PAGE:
Comparison of bacterial cells and amine-functionalized abiotic surfaces as support for Pd nanoparticle synthesis

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  • Simon De Corte, Ghent University, Belgium
  • Stefanie Bechstein, Denmark
  • Arcot R. Lokanathan
  • ,
  • Jørgen Kjems
  • Nico Boon, Ghent University, Belgium
  • Rikke Louise Meyer
An increasing demand for catalytic Pd nanoparticles has motivated the search for sustainable production methods. An innovative approach uses bacterial cells as support material for synthesizing Pd nanoparticles by reduction of Pd(II) with e.g. hydrogen or formate. Nevertheless, drawbacks of microbially supported Pd catalysts are the low catalytic activity compared to conventional Pd nanocatalysts and the possible poisoning of the catalyst surface by sulfur originating from bacterial proteins. A recent study showed that amine groups were a key component in surface-supported synthesis of Pd nanoparticles, and that abiotic surfaces could support the Pd particle synthesis as efficiently as bacteria. In this study, we explore the possibility of replacing bacteria with amine-functionalized materials, and we compare different functionalization strategies. Pd nanoparticles formed on the support materials were visualized by transmission electron microscopy, and their activity was evaluated by catalysis of p-nitrophenol reduction. Surfaces functionalized with 3-aminopropyltriethoxysilane and chitosan were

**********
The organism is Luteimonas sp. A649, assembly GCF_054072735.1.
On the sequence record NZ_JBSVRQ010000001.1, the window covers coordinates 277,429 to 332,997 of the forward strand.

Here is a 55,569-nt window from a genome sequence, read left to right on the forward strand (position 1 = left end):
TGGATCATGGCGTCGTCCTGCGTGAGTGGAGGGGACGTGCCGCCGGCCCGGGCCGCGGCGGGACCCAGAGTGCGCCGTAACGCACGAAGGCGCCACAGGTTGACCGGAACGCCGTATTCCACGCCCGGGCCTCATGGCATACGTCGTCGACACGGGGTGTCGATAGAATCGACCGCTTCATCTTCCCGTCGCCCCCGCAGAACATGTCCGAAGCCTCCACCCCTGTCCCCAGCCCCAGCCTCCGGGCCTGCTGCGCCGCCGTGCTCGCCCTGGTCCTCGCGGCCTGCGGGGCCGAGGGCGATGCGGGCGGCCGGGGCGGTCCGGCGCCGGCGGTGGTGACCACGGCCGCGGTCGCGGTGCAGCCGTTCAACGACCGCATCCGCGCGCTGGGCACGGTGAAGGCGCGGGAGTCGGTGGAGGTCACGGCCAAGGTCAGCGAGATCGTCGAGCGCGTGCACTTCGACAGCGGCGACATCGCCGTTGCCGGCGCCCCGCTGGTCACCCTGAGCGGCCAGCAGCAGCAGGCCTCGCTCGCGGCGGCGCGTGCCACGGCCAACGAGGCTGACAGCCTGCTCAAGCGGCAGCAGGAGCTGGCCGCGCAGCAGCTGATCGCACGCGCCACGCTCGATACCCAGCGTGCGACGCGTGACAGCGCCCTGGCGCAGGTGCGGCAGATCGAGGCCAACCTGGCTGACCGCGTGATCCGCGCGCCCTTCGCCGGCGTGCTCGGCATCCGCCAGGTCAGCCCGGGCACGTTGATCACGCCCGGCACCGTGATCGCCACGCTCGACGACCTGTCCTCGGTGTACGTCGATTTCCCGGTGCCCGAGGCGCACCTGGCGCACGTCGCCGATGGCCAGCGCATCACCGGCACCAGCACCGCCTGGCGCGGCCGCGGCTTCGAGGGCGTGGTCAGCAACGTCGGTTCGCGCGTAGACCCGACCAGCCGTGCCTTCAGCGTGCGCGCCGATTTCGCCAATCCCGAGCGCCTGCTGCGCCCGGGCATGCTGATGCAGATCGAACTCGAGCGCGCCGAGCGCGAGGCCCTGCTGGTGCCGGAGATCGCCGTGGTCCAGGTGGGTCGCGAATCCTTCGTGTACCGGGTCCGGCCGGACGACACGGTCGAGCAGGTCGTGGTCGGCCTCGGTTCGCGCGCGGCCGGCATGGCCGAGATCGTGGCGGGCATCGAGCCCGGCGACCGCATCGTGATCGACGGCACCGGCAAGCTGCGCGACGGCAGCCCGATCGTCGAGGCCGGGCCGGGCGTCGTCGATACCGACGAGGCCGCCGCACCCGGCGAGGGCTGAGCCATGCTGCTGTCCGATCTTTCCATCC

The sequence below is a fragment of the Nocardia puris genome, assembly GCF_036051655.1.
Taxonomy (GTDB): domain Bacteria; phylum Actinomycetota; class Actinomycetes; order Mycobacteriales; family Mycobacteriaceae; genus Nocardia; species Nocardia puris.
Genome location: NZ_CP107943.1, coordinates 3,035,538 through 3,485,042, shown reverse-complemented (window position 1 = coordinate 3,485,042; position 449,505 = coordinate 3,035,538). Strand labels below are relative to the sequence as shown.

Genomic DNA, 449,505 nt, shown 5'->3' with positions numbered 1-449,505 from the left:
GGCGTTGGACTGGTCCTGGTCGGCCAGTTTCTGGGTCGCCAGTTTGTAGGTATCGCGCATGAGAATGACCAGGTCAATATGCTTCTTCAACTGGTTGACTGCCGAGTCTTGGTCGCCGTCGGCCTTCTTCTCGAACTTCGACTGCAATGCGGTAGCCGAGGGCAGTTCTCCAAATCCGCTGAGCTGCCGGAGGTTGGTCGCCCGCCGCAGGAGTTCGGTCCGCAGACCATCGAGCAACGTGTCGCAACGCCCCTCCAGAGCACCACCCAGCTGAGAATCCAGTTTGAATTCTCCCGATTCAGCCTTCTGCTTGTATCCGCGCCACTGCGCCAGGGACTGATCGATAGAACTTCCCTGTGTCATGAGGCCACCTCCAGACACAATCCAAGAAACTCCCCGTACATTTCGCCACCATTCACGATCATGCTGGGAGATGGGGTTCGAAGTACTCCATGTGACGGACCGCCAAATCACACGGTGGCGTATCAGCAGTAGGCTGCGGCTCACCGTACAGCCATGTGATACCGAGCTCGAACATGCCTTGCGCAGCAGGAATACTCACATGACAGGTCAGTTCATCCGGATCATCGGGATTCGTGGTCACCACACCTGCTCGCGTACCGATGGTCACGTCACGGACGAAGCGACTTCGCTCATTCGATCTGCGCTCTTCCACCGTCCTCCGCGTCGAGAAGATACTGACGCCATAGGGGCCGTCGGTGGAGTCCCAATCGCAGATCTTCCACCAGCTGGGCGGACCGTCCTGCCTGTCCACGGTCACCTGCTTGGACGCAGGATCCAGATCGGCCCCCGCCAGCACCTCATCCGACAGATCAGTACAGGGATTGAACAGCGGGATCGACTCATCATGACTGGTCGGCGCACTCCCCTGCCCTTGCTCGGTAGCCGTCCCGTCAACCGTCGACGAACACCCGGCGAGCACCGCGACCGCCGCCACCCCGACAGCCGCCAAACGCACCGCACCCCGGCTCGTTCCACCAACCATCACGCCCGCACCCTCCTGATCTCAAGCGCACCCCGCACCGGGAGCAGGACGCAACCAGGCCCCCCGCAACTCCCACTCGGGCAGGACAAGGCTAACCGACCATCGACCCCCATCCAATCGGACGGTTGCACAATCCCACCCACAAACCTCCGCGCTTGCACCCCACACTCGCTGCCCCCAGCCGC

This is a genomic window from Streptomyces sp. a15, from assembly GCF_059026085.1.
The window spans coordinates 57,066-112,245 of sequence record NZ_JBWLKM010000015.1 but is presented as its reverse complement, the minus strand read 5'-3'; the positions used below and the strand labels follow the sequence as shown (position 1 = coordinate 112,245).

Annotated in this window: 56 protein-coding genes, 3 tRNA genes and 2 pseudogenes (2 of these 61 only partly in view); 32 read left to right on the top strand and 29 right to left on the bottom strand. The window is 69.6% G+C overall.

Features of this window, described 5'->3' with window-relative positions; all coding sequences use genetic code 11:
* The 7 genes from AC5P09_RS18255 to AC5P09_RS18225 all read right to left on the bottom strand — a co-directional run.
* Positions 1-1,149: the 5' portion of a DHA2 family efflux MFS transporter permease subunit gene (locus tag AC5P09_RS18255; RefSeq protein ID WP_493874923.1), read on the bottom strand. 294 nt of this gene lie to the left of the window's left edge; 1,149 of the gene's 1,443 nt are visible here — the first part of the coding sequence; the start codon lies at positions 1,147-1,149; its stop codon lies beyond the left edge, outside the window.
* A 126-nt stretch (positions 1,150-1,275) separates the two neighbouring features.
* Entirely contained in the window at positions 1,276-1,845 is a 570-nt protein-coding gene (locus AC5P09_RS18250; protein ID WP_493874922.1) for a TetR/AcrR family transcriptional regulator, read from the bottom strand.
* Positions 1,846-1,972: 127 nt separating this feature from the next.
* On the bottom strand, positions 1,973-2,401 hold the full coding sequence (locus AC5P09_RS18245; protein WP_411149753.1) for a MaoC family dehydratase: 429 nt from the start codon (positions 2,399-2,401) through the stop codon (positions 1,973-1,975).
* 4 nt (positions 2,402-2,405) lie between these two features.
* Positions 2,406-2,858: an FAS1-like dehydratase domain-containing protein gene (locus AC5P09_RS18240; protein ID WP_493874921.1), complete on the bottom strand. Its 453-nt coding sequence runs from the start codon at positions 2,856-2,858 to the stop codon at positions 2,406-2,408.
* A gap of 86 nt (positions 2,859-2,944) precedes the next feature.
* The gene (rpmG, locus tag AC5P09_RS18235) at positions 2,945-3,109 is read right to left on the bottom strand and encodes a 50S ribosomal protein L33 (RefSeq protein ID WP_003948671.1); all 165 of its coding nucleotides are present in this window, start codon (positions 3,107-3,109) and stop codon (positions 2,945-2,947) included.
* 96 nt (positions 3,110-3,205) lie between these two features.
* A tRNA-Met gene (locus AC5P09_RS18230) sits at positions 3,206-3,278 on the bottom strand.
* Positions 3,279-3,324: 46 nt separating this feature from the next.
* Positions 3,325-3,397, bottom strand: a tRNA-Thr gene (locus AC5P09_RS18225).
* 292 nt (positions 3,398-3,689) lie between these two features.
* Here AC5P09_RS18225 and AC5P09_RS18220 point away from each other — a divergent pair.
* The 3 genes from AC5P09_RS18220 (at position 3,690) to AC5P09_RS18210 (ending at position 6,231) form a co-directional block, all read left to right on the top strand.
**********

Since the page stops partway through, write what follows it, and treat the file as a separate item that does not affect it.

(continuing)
interesting alternatives to bacterial cells, as the catalytic activity of Pd particles formed on these surfaces was higher than for Pd particles formed on Shewanella oneidensis cells. Smaller Pd nanoparticles generally have better catalytic properties, and previous studies have shown that the particle size can be lowered by increasing the amount of support material used during Pd particle formation. However, increasing the concentration of S. oneidensis cells beyond a certain threshold lead to deactivation of the Pd catalyst. This was not observed for the sulfur-free support materials, implying that such amine-rich materials can provide an excellent support for environmentally friendly synthesis of surface-immobilized Pd nanoparticles.
Original languageEnglish
JournalColloids and Surfaces B: Biointerfaces
Volume102
Pages (from-to)898-904
Number of pages7
ISSN0927-7765
DOIs
Publication statusPublished - 1 Feb 2013

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